Adviser to the Prime Minister on Finance and Revenue Shaukat Tarin on Friday admitted that the recent economic uncertainties were caused by external factors, fault lines in certain monetary and government policies and their exploitation by market players.

He, however, urged people to keep calm for a couple of months as regulatory action against banks to cool down inflation, stabilise exchange rate and end uncertainty in the market, have been taken.

He was addressing a joint news conference with Adv­iser on Commerce Abdul Razak Dawood in Islamabad.

Tarin tried to reassure people and markets that the economy was on a growth path and the difficulties of the lower-middle urban class would subside in a few months.

“There is no need to worry, look at the fundamentals. The only permanent is that the economy is growing. The increase in taxes is not only because of imports, it’s all across, there is 32 per cent growth in income tax,” he said, adding that the national economy was getting stronger by the day as agriculture, services, industry and construction were growing.

He said cash margins had been applied to import non-essential items and now the government would impose regulatory duties as well.

The adviser said the imp­ort of non-essential items, like completely built units (CBU) of vehicles, would be banned for six to seven months and the supplementary budget for withdrawal of Rs350 billion worth of tax exe­mptions would take about 10 days to reach the parliament in the shape of a bill as the presidential ordinance was not acceptable to the International Monetary Fund (IMF).

He admitted that there were uncertainties in the market because of double digit inflation, currency depreciation, interest rate hike and higher import bill, which was not the situation at the time of the budget five months ago.

Tarin said the withdrawal of tax exemptions would not necessarily add tax burden on these sectors as the IMF wanted the tax distortions to be removed while the higher revenue collection could be diverted to such sectors through targeted subsidies.

He said all these commitments had been made last year and he was able to reduce this fiscal burden by 50 percent.

The adviser believed that the real effective exchange rate (REER) should be no more than Rs166-167 per dollar and about Rs10 higher value was because of speculators and the role played by some banks.

“They should not do this,” he said, adding that he had shared data on such activities with the State Bank (SBP) governor who earlier did not believe the banks were involved in such profit taking.

“Hopefully, you would see some action soon. I would not like to talk more on the issue,” he said.

Tarin counted inflation rate of 11.53 percent and import bill of $7.75 billion in November – almost 114 percent higher than $3.6 billion in October – as the reason for the anxiety.

On the other hand, he said the increase in discount rate to 8.75pc by the SBP and related direction that monetary policy frequency had been reduced from eight to six weeks and may be further reduced to a month also created some disquiet.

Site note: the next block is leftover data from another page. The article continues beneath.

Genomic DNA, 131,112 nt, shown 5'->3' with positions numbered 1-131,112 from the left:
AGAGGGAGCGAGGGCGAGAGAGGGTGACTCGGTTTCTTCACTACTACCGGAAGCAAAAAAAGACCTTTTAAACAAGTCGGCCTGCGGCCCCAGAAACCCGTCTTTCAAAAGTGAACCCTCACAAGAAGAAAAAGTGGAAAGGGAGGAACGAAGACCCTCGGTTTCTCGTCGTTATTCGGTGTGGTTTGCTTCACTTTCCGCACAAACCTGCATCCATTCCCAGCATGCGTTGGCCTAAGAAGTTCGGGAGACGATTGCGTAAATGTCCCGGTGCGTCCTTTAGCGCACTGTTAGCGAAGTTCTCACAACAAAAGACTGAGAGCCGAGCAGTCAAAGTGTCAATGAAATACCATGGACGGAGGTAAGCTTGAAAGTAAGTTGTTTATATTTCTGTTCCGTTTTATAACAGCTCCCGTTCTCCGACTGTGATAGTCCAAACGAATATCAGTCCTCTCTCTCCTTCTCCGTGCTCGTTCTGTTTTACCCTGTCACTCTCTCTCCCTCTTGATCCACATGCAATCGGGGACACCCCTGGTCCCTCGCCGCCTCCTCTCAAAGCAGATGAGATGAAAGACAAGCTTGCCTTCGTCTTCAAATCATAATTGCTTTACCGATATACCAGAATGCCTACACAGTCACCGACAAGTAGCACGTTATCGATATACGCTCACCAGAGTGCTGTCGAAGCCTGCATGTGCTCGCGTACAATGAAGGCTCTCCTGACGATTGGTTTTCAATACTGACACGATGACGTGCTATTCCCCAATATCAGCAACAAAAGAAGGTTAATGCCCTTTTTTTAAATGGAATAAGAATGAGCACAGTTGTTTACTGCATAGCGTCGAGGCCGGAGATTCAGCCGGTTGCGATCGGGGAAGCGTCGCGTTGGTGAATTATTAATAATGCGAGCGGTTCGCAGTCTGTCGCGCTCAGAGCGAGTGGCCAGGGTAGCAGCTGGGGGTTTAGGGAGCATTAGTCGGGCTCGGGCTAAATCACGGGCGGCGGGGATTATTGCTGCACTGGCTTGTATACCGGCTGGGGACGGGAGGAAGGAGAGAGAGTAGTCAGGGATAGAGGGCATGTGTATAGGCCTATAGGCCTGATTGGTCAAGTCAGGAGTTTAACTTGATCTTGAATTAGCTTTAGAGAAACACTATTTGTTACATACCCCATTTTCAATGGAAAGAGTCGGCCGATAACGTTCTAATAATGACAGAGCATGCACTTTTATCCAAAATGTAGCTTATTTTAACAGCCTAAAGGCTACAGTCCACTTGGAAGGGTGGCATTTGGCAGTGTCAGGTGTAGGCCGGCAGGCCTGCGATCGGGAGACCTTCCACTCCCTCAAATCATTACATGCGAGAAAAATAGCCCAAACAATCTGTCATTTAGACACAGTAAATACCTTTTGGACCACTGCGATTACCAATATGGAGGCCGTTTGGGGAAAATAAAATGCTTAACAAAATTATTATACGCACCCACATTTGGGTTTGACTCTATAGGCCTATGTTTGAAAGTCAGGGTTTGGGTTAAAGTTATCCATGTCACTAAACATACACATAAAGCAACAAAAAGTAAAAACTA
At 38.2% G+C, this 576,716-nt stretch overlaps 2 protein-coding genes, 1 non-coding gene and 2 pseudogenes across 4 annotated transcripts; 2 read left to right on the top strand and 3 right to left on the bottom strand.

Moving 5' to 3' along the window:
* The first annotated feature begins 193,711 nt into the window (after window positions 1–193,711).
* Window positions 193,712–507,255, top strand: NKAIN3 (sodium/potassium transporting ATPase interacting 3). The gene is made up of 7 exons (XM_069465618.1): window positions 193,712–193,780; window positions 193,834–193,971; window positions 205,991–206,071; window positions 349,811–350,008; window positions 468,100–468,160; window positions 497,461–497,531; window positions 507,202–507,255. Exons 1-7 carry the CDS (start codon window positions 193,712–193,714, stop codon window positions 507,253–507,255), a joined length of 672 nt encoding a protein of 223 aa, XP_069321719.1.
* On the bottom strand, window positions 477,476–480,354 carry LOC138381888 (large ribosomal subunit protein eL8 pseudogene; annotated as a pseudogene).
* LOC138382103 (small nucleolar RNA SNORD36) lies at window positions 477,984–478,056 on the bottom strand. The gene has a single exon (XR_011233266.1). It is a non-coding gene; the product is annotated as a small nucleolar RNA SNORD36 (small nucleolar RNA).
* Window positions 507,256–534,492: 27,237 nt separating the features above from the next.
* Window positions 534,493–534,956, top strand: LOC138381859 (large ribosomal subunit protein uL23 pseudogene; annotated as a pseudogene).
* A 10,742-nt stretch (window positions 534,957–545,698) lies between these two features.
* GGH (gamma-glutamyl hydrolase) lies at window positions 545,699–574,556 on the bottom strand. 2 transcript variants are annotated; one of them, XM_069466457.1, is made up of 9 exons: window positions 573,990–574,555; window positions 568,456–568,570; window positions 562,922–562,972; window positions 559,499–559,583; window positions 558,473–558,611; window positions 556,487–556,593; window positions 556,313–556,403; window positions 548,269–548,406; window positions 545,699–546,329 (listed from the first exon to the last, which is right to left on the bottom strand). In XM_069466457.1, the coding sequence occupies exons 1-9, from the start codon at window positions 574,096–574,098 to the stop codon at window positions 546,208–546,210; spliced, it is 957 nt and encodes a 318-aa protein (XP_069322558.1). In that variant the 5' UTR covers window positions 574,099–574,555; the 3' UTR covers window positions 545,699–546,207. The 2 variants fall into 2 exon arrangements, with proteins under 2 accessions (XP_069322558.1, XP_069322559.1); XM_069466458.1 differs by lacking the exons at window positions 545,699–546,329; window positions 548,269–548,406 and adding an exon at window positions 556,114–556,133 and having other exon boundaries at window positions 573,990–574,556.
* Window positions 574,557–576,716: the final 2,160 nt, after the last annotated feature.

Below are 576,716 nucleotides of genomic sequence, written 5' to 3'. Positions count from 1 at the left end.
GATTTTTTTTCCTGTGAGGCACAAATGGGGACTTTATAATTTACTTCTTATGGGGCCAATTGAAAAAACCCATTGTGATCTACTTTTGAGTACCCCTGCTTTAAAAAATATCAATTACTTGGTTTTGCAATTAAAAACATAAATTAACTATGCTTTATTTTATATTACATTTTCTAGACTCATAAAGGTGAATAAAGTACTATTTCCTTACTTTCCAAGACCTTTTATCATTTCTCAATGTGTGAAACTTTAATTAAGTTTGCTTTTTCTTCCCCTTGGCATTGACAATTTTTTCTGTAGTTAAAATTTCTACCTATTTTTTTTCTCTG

Based on this direction along with inflation at 11.5 percent, the market anticipated further increase in discount rate and expected T-Bill’s rate to go up further and hence the market players increased their pricing because these issues ultimately raise the cost of doing business.

The pick-up of treasury bills by the government at 10.75 percent reinforced this sentiment and the market reacted accordingly.

The PM’s aide said inflation and import bill were interconnected and had external reasons of international commodity prices, otherwise domestic produce and perishable items had inflationary rate of about 3-4 percent.

International fuel prices including that of petroleum products, LNG, coal, steel and edible oils had a major impact both on inflation and import bill.

Giving the breakdown, he explained that import bill was only $1.4bn higher than previous months. This included $252 million incremental impact of raw material import which was a good sign as it showed that the economy was on the wheels.

The biggest additional burden of $508 million was on account of petroleum group mainly because of higher prices.

He conceded that there were fault lines in the government policy as local refineries operated at low capacity and refined products were being imported.

“This should not have been happening. This is a fault line and we are working on it,” he said, adding that higher furnace oil imports were also because of gas shortage and higher LNG prices.

The adviser said the third major import factor was $400 million worth of Covid-19 vaccines, which was funded by the World Bank and the Asian Development Bank. Abdul Razak Dawood, on the other hand, put the cost of vaccines at $350 million.

Tarin said the $134 million impact was because of food and edible oil, adding that fuel prices were witnessing a pushback in the international market and hopefully LNG price would also fall. However, he ruled out any reduction in the price of edible oil in the near future.

The adviser said India and Bangladesh also faced sudden jumps in import bills but their impact on inflation was relatively lower because they did not have to make energy price adjustments which had been on hold for long.

Tarin said prices of all domestic edible items were lower than last year and had he followed the same taxation strategy, petroleum should have cost Rs175 per litre instead of Rs143-145 at present.

Abdul Razak Dawood said the country’s exports were showing a record increase and growing month after month while increase in imports was due to the raw material, which showed the economy was growing.


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